A Forrester Research report analyzes the early successes and failures of Apple’s mobile payments system.
Finish Line is saving sales and creating inventory efficiencies with a web-based inventory-reporting system from Found.
A web-based inventory system that tells Finish Line Inc. stores where out-of-stock items can be found anywhere in the chain may seem to be a great customer service tool-allowing customers to get exactly what they want even if the store they are in is out of the item. And it has saved numerous sales since athletic shoe and apparel retailer Finish Line rolled it out to 454 stores earlier this summer.
But saving sales is only one of the benefits that Finish Line has experienced, says Roger Underwood, senior vice president of information systems. Another benefit comes in better management of inventory and fewer markdowns to move end-of-life merchandise. Chains typically consolidate end-of-life merchandise into one or a few sales stores. That requires personnel to round up the items, pack them and ship them to the consolidation store. Not only is there a cost to consolidating, but chains sell at discount to move the items. This system can ease those problems, Underwood says. “We expect to reduce the amount of consolidation we’ll have to do because we will be filling orders from stores that have the merchandise,” he says.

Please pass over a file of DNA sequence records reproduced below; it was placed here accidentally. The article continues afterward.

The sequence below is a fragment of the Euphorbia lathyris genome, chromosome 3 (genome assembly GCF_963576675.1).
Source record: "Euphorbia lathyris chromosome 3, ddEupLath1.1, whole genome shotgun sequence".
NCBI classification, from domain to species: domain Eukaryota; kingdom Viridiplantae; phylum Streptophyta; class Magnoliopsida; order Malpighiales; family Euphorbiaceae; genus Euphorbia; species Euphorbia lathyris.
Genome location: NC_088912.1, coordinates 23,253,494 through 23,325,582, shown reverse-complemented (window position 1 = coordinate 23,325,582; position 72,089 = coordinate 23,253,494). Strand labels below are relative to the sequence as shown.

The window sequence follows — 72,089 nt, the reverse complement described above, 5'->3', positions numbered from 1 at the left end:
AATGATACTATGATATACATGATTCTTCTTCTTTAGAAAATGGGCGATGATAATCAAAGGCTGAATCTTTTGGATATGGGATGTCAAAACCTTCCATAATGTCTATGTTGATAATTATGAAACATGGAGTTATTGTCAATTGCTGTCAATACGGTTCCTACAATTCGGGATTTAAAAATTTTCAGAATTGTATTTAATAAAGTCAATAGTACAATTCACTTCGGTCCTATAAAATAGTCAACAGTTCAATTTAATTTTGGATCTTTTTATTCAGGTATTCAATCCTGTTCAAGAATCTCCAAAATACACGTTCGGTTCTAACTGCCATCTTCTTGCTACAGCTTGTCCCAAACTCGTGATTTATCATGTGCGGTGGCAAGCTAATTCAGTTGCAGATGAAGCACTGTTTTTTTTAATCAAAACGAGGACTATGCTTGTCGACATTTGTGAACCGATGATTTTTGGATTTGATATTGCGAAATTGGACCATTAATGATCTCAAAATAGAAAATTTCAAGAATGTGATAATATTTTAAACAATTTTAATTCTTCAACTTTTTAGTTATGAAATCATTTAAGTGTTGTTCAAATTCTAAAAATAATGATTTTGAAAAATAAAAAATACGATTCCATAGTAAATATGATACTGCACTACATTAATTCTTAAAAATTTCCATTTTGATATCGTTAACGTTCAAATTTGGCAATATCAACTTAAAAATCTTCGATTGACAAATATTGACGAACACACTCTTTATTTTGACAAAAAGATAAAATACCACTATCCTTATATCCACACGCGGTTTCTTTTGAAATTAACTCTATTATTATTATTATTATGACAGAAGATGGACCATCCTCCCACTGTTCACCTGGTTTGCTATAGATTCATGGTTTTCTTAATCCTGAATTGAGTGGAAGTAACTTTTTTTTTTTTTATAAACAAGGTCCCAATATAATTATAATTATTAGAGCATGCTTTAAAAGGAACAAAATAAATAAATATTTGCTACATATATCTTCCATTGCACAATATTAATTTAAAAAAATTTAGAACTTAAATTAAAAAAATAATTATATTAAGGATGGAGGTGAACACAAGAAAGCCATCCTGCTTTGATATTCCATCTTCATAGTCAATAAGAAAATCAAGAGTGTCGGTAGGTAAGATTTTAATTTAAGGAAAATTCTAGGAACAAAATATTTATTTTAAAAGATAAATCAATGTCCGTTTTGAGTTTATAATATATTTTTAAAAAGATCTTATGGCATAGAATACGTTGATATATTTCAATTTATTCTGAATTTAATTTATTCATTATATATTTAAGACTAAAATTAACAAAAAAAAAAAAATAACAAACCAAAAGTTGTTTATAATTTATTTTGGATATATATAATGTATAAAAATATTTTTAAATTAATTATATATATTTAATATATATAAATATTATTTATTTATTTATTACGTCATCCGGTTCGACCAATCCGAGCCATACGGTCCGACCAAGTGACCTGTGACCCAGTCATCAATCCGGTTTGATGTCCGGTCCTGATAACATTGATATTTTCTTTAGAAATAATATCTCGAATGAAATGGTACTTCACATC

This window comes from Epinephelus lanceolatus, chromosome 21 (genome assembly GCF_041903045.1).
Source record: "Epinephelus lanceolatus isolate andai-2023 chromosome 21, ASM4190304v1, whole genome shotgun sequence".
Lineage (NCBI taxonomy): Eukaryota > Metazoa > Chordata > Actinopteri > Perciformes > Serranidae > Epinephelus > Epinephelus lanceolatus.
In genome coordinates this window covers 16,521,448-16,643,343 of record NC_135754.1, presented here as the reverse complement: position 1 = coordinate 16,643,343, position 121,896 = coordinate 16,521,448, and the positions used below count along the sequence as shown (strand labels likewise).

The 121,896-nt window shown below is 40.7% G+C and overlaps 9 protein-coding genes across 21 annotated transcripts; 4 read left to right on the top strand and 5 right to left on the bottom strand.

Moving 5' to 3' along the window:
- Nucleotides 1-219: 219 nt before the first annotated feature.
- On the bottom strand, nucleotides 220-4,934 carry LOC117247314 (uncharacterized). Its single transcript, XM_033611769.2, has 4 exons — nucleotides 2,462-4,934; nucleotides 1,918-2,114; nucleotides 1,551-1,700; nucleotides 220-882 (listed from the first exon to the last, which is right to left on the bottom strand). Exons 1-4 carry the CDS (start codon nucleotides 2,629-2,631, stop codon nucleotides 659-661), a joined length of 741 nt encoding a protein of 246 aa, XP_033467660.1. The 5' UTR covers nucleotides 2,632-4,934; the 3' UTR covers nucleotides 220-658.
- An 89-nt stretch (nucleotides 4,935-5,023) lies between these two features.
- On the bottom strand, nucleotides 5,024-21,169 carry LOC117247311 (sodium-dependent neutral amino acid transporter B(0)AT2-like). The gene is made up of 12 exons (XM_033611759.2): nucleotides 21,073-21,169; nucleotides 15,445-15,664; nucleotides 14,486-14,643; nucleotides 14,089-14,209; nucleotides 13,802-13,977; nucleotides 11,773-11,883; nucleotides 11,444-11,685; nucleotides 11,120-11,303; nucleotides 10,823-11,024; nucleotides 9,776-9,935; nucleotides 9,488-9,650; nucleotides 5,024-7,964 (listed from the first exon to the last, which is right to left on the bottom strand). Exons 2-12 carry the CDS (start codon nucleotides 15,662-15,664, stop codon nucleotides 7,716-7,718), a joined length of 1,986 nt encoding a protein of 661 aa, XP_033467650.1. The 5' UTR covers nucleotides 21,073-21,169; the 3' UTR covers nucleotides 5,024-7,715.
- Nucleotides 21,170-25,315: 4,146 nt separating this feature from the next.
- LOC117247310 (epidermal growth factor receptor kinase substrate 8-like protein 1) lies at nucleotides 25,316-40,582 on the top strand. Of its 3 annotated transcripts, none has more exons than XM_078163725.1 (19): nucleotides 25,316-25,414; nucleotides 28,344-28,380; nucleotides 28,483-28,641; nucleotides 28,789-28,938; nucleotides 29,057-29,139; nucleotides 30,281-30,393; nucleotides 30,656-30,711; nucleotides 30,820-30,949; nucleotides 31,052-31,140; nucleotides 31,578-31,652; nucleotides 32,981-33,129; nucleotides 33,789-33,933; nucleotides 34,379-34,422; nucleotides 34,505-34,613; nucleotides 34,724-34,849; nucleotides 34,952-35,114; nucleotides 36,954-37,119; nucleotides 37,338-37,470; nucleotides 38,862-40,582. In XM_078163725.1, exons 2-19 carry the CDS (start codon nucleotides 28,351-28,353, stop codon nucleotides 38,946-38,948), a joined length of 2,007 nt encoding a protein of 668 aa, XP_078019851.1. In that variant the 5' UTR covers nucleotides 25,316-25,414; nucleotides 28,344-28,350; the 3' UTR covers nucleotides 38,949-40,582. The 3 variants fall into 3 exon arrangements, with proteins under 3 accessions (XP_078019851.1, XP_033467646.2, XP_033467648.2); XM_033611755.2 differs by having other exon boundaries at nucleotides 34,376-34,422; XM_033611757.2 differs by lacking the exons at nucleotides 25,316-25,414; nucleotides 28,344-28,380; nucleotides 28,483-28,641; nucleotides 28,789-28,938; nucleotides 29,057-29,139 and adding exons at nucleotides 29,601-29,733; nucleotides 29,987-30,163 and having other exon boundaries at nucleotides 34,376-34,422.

Finish Line has implemented software from Found Inc. that allows the chain to know in near real time the inventory in all stores and distribution centers. Finish Line feeds chainwide inventory updates to the Found Integrated Clicks and Mortar database every morning. The database then polls POS terminals in Finish Line stores every five minutes to learn store sales so it can adjust inventory. The information moves between via the web.
When a customer wants a shoe that is not in stock, a sales associate can log into the database from the POS terminal over Finish Line’s wide area network to locate the shoe in the chain. The associate places the order, the customer pays for the shoe, and the shoe is delivered to the customer’s home or office. “The program has done better than we expected,” Underwood says.
Finish Line pays the costs of shipping to customers, reasoning that if the customer had to pick up the shoe in the store, the chain would incur shipping costs to deliver it to the store. In addition Finish Line gets a completed sale where in the past, a customer may not have followed up.
The Found database is also linked to Finish Line’s e-commerce web site. If an online customer wants a product that the distribution center is out of, the database can find it in a store.
A further benefit that Finish Line earns from the system is that by examining items that certain stores were out of but for which there was customer demand, buyers can make more informed decisions about what to buy and which stores need more of certain products.
Underwood stresses, though, that the Found system is not a replacement for sales skills. “If the size is not in stock, we still hope the associates will come out of the backroom with a couple of alternate suggestions in the right size,” he says.